Spice Merchant Cauliflower Couscous

By • March 7, 2013 82 Comments

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Author Notes: Opening a jar of spice is like magic. Adding a dash of spice to a simple dish, feels like letting a genie out of the bottle. A touch of cumin, a touch of lemon, a few good quality ingredients -- we think of the long journeys along the silk road, and remember that once upon a time spices were more precious than gold, tightly guarded, that they created civilizations, destroyed empires, and led to the discovery of new continents…

P.S. I learned the magic of turning the cauliflower into couscous from Sam1148’s post, http://food52.com/recipes/14493-cauliflower-couscous. It became a foundation for many wonderful dishes. It even made my daughter eat cauliflower, for which I will be eternally grateful.

Food52 Review: WHO: QueenSashy is a native New Yorker and a scientist who loves a lot of things, but does not love cilantro.
WHAT: A deeply spiced cauliflower dish masquerading as couscous. (Or is it the other way around?)
HOW: Blitz a head of cauliflower, let magic ensue, then mix it all up with a blend of spices, citrus, nuts, and raisins.
WHY WE LOVE IT: We were transfixed with the genius treatment of cauliflower in this dish -- that is, until we tasted the complexity of the spice, the nuts, the raisins, and the herbs. Nevermind that it's a gluten-free version of couscous -- we put it out for lunch one day, and counted the minutes until it was gone.
The Editors

Serves 4-6

  • 1 large cauliflower (about 1 ½ pound of cauliflower florets)
  • 5 ounces raw cashewnuts
  • 3 ounces sultanas (gold raisins)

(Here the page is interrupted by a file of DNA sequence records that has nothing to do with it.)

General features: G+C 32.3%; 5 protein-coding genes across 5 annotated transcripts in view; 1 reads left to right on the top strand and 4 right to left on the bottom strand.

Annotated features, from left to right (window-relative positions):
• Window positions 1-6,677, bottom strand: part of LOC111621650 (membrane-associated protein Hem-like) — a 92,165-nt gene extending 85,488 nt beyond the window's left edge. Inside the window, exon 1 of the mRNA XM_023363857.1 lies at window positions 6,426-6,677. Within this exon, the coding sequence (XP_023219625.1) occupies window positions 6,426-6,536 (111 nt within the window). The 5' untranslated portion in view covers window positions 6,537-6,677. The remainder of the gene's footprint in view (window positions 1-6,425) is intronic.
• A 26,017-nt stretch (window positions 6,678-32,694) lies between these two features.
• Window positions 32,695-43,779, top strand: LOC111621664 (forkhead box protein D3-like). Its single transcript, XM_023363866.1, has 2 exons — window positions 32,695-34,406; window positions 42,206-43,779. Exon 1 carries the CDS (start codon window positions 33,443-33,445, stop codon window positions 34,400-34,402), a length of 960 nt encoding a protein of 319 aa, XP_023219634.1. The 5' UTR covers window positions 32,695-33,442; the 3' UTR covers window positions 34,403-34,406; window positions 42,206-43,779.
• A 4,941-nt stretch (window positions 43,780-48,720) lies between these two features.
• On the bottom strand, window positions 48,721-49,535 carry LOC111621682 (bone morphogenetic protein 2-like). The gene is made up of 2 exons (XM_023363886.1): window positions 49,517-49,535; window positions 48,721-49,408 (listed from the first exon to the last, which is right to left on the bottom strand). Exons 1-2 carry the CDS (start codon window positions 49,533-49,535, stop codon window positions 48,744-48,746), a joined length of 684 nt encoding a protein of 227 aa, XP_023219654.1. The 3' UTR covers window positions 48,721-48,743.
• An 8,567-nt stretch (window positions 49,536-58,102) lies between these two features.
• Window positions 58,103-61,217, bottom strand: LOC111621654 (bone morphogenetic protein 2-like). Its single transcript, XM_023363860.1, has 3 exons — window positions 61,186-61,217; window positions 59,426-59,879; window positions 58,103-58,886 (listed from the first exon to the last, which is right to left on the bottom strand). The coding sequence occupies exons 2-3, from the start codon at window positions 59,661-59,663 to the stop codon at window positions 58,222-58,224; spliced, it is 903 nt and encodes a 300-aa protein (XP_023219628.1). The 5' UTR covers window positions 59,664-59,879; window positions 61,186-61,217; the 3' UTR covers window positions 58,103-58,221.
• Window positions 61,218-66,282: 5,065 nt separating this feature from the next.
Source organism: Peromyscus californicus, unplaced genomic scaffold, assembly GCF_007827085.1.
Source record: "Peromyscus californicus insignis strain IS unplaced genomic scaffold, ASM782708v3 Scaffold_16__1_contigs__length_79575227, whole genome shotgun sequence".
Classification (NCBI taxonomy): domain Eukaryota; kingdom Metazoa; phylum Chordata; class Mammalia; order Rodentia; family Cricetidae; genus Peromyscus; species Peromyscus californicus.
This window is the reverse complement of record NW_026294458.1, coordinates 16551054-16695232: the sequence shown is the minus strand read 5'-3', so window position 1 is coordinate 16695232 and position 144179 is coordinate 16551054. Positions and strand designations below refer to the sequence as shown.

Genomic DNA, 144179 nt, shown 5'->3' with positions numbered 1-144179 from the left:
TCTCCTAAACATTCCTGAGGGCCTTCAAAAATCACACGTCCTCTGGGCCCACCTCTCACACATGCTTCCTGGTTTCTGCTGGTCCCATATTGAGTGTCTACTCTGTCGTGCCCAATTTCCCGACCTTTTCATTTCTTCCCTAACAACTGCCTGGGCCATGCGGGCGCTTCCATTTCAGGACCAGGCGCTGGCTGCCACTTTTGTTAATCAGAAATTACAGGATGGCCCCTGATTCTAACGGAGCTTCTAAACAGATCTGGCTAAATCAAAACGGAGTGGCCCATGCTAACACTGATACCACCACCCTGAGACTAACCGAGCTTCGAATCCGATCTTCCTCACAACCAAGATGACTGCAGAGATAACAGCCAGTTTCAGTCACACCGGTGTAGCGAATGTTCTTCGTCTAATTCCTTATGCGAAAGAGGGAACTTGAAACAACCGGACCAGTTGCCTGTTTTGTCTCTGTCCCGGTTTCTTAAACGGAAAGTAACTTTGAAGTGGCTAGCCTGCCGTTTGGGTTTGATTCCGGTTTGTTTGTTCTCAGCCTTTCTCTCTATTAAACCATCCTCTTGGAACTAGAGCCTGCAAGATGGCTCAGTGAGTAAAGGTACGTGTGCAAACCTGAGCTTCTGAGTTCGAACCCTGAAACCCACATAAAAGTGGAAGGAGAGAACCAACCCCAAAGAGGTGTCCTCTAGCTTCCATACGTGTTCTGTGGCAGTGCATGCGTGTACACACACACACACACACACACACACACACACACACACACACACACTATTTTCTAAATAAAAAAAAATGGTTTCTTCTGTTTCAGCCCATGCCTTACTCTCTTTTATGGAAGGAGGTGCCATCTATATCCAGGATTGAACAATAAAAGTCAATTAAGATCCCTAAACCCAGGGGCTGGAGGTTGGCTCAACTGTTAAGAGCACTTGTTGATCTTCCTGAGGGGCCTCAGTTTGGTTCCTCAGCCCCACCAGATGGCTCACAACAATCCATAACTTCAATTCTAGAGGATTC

• 5 tablespoons olive oil
  • 4 tablespoons lemon juice
  • 2 tablespoons minced parsley
  • 1/2 teaspoon za’atar
  • 1/2 teaspoon cumin
  • 1 garlic clove, crushed
  • 1/4 teaspoon finely shredded lemon zest
  • Salt and freshly ground pepper
  1. Place the sultanas in a bowl and pour warm water over them. Leave the sultanas for about 15 minutes, until plump. Drain and discard the water.
  2. Heat a cast iron skillet over medium heat. Reduce the heat to medium low, add the cashewnuts and toast them for about 8 minutes, until lightly golden and gently charred. Stir frequently to make sure that cashewnuts do not burn. Let the cashewnuts cool. Cut the half of the cashewnuts into smaller pieces (or simply crush them with your hands).
  3. Break the cauliflower into florets, making sure to leave behind as much of the stem as possible. Chop the florets into smaller pieces. Transfer the cauliflower into food processor in batches, and pulse until the pieces are finely chopped and resemble couscous. Be careful not to over-process.
  4. In a large sauté pan, heat three tablespoons of olive oil over medium heat. Add the cauliflower couscous to the pan and cook for about 7 minutes, stirring frequently.
  5. Remove the couscous from the heat and let it cool. Add the sultanas, cashewnuts, za’atar, cumin, parsley, garlic, lemon zest, lemon juice, and the remaining two tablespoons of olive oil. Season with salt and pepper.
  6. Leave the couscous for about 15 minutes for the flavors to combine. Serve at room temperature.

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